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Blog Metrics You Should Really Be Tracking

There’s certainly no shortage of metrics to access to measure your blog’s performance. Regardless of the analytics software you use, keeping track of what matters can get tricky. To make it easier, here are three blog metrics that can help you spot opportunities in key areas. The following will shed some light on where readers are coming from, which keywords they use, and what content they find most engaging.

1) Referral Traffic

Knowing which websites drive traffic to your site is important. But what’s really impactful is understanding how each of these referral sites stack up against one another in terms of a specific important activity — let’s say engagement, for example.

Looking at your referral traffic through the lens of engagement (number of page views and/or average time on site) are two filters you can apply to the referral traffic report that will provide you with this valuable information. Here’s how to set up custom goals with Google Analytics.

referral

In the referral report above, you can see referral site, visits (segmented), and a custom goal named “Engaged Visits,” which is a combination of pageviews and average time on site.

This report can help you determine which channels you should be prioritizing and driving targeted content to, accordingly.

2) Keyword Analysis

The queries report in Google Analytics displays a list keywords that are driving traffic to your site. With some keyword analysis, you can also measure pages with the most unique views by search engine and/or keyword, all in relation to custom goals such as the engagement goal described above or a more specific conversion goal like newsletter subscribers.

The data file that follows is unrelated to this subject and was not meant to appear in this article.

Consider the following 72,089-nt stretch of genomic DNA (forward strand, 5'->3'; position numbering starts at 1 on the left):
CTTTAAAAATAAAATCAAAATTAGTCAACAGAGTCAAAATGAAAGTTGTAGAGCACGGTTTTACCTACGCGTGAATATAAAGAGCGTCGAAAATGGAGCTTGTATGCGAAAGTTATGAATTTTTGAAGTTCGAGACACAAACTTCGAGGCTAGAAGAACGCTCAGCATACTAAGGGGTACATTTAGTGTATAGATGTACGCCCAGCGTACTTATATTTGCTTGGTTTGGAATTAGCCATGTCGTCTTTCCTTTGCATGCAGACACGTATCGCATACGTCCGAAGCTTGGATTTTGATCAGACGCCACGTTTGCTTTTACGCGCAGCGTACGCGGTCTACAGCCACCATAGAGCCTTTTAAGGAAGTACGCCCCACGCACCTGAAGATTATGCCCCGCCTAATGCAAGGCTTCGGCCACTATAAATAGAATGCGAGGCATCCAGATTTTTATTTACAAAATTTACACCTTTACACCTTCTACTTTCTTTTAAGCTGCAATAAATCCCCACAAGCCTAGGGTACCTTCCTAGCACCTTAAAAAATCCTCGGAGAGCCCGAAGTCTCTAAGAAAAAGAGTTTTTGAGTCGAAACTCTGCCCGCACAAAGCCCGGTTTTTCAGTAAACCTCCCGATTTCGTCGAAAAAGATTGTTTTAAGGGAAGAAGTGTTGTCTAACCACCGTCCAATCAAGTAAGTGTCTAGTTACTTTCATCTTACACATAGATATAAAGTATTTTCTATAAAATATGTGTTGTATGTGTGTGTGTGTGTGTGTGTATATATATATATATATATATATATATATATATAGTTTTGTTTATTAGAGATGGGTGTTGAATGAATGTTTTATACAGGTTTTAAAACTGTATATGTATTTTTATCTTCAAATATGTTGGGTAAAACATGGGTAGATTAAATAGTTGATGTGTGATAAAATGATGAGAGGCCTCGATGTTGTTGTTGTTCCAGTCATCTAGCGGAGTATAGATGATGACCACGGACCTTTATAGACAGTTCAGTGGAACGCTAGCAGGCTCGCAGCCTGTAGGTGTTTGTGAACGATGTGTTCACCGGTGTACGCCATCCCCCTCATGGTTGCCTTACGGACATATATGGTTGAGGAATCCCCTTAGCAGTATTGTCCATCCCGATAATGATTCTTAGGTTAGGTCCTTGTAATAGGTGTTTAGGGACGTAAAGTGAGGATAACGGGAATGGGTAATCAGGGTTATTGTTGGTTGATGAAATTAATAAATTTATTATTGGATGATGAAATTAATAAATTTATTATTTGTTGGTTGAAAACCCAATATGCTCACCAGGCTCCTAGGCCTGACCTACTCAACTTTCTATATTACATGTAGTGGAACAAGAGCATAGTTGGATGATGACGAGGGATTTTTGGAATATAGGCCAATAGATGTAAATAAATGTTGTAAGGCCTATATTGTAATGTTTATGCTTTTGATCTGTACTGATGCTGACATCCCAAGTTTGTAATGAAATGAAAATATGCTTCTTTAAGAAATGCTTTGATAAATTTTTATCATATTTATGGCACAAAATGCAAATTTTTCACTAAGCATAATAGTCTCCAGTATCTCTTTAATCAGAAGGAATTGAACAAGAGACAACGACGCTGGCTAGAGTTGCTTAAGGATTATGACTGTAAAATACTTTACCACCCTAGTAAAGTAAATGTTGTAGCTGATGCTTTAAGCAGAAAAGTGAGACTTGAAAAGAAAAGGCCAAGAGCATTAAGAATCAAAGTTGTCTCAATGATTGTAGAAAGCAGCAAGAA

This report is especially informative because not only can it help illustrate high-value keywords, but it also lets you know if your SEO efforts are on track.

kwanalysisThe keyword analysis report above highlights the article and keyword in relation to both engagement and transactional metrics. This report really puts my SEO efforts in perspective and allows me to get more creative with calls-to-actions on pages with high inbound search traffic.

3) Content Engagement

Reviewing content by highest volume of pageviews only tells one side of the story. In order to really know if your content marketing strategy is working, you need to review your blog articles in relation to a given set of goals. It may sound like a no-brainer but without some thought about specific goals, the analytics may not give you the level of measurement you need in order see the big picture.

This next report illustrates specific blog pages in relation to engagement metrics along with a particular conversion goal. Not only can I see pageviews, I can also tell which pages readers find engaging and how my CTAs are working. It also allows me to see if the article is bringing in the kind of qualified traffic I’m looking for.

content

 

The report above quickly tells me which content is driving traffic and if that traffic is doing what the content was created to accomplish.

These three blog metric reports will hopefully help you identify how your blog is performing against metrics that matter most to your organization. To get started with integrating these reports in Google Analytics, check out these downloadable customer reports.

Remember, you’ll still need to identify what your goals are and customize these reports in order to fit those goals. However, once you have that, you’ll be well on your way to tracking blog metrics that matter.

What other metrics and custom reports are you tracking to measure your blog’s performance?

 

Luis Fernandes is responsible for helping OpenView and its portfolio companies build and grow integrated
relationship marketing programs with prospects, customers, and key influencers. By working directly with
sales and marketing stakeholders within OpenView’s portfolio, Luis helps implement programs and encourage
best practices around distributing the most important messaging to the most targeted prospects, through
the most appropriate channels, at the best times and frequency.

  • Joe Thoron

    For #1, it helps a lot if you create a filter that allows you to show “full referrers.” This means that instead of seeing that you’re getting traffic from someblog.com, you’ll be able to drill down and see that you’re getting traffic from two particular pages on that site. Very helpful for understanding the context people are coming from, which can help you understand what your statistics mean.